1. Documenting Student Work (by the teacher)
A colleague of mine, Denise Coffin, was gushing about Evernote and how it changed her life in the classroom. I wasn't familiar with Evernote, but since she was so enthusiastic about it, I started playing around with it. She was right. Evernote is the best tool for documenting student work and teacher observations all in one place. I was one of those teachers who took some notes, had some assessments, but left a lot of my thinking about students in my head. I didn't always write things down when they happened, so I had to rely on what I remembered sometimes several days or weeks after the event. It worked to a point, but I know that I missed some things. Now that I have started using Evernote, I have "at the moment" observations, pictures of student work and student reflections all in the same place.
I have to admit, it took some time to set up the folders so I could easily keep track of kids. It was totally worth the effort. Basically, I went to a training session with our Tech Director, Jenni Voorhees, and she showed us how to set up folders and share them with other teachers. (This is the part that took a while.) Once that was done, however, my teaching partner and I can see all the notes that either one of us writes about a particular student. (At our school, we team teach, so there are two teachers in every classroom.) I started by taking pictures of student work during math time. Once I had the picture in place, I had the students talk about what they were doing and now have an audio file connected to the picture. These are not the greatest notes, but it is a genuine reflection by the student about their work! Since then, my teaching partner and I have started to divide up the students by day, so we are getting some documentation on every student at least once per week. I know my colleague who first told me about this amazing app has more documentation on all the kids, and probably a better sytem for recording work, but she's been using Evernote for a much longer time than me!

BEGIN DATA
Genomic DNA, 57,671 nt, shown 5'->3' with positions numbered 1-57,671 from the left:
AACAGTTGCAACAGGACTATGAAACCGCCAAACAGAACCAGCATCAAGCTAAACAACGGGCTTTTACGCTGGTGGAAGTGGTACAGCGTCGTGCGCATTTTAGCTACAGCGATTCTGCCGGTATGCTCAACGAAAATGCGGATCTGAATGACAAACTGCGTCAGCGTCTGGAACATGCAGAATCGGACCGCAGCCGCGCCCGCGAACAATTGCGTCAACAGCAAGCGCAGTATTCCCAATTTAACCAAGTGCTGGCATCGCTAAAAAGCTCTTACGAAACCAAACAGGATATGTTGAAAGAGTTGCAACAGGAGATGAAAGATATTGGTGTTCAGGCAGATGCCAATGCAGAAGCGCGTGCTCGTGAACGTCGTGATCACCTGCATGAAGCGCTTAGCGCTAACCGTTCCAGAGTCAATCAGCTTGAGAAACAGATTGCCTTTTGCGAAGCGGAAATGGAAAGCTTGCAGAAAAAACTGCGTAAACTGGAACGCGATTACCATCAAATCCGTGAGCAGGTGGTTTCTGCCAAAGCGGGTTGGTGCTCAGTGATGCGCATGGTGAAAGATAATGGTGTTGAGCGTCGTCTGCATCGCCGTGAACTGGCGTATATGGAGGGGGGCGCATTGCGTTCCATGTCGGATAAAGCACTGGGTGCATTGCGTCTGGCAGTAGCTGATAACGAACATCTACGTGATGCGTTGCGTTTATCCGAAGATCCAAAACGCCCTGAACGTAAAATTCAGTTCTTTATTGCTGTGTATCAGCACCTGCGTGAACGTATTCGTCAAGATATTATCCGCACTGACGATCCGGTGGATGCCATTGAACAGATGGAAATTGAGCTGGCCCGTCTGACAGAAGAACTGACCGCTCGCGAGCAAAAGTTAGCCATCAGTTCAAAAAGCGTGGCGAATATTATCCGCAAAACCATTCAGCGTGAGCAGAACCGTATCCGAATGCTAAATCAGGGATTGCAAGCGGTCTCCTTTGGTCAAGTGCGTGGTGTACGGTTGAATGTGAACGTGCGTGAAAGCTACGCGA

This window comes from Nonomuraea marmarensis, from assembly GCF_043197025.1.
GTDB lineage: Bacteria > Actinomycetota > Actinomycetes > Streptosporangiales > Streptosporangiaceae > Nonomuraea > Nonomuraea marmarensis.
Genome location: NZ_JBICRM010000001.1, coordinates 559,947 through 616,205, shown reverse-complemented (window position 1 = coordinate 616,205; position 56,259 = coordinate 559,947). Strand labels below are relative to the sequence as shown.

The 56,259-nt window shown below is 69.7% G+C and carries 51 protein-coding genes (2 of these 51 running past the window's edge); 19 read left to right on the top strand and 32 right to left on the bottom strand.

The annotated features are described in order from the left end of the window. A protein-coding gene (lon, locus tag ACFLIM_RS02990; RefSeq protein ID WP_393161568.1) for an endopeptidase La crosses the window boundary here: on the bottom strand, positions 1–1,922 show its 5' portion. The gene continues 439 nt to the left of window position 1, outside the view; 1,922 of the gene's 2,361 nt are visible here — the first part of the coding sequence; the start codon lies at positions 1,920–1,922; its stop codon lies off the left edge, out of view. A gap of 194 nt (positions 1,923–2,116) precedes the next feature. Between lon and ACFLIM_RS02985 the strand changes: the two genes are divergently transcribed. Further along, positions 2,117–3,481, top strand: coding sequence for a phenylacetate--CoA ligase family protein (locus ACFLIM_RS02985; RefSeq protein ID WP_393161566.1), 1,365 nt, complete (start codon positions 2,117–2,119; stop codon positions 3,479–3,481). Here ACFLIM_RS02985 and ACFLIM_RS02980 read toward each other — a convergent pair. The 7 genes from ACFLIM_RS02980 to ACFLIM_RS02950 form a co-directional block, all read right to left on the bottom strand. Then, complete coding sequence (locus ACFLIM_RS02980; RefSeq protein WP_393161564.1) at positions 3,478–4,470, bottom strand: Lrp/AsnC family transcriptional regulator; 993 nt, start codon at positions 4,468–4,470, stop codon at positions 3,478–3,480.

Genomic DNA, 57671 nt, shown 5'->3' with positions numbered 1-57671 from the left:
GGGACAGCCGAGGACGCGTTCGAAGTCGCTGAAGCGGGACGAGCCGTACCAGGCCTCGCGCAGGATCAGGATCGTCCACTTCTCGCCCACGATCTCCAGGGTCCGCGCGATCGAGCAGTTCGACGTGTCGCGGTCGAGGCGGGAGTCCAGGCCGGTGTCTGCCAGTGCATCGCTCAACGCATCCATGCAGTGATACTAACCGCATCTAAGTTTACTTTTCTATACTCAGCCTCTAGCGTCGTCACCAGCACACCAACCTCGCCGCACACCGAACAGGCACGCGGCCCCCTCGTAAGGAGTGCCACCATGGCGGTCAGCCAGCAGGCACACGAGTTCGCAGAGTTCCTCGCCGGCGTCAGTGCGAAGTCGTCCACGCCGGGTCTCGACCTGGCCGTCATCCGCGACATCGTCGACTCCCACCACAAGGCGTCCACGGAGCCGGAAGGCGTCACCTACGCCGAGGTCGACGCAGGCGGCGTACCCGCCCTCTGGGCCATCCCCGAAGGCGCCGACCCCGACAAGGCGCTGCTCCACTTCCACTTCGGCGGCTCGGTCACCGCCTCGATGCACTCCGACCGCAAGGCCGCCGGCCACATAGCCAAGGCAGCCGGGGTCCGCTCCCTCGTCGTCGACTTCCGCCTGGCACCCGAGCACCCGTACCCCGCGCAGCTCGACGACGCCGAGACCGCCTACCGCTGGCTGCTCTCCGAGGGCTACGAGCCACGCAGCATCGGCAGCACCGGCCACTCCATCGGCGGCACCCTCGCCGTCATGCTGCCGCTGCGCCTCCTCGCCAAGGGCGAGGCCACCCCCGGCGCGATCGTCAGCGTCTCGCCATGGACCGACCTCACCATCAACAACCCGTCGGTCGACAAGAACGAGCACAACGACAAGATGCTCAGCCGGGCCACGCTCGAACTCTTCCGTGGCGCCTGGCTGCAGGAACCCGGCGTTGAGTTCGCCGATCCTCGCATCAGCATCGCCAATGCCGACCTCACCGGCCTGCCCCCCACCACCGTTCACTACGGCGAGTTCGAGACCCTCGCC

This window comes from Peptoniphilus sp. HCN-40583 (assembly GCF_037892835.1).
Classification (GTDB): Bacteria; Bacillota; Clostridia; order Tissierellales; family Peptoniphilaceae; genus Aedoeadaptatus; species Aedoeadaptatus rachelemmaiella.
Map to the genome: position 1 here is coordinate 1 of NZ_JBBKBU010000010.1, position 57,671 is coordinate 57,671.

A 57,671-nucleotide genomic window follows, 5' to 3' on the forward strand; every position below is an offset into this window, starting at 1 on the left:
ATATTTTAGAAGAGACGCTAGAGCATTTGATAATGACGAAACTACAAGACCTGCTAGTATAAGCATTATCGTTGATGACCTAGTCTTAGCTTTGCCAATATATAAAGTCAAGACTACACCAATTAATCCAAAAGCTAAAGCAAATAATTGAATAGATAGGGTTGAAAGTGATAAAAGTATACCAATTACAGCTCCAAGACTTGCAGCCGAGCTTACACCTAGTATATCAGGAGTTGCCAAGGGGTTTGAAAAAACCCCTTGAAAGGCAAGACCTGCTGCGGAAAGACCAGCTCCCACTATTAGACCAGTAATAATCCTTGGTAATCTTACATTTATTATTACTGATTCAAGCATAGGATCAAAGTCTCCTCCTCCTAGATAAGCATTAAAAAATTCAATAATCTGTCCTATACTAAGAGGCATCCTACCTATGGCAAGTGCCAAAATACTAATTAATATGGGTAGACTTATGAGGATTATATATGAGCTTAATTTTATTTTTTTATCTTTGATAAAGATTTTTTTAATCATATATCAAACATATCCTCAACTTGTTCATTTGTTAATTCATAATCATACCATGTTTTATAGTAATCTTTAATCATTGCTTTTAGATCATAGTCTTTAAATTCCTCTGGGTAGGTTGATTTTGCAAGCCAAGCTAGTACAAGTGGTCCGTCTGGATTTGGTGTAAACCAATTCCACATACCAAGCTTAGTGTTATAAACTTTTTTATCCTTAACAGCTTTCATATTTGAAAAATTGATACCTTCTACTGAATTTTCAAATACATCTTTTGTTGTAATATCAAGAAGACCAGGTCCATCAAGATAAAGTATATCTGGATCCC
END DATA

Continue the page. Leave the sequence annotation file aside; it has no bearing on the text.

2. Documenting Student Work (by the students)
This might be the easiest way to get kids comfortable (and in turn become more comfortable yourself!) with using iPads on a daily basis. Once students learn how to use the camera, which really is about a 2 minute tutorial for them, kids can begin to take photos of their work or take a video of themselves or their classmates working on a project. The videos and photos are saved to the camera roll. If your school has set up an email account for your class, then your students can email you their work. If not, you can set up a Dropbox account and kids can save the work there for you to look at later. Of course, sometimes the kids want to take pictures of things you don't really need a picture of for your records. In that case, great! Let them click away - pictures can always be deleted in the future. Making sure the kids feel ownership of taking care of class iPads and are responsible for managing the pictures and videos on the iPad is essential.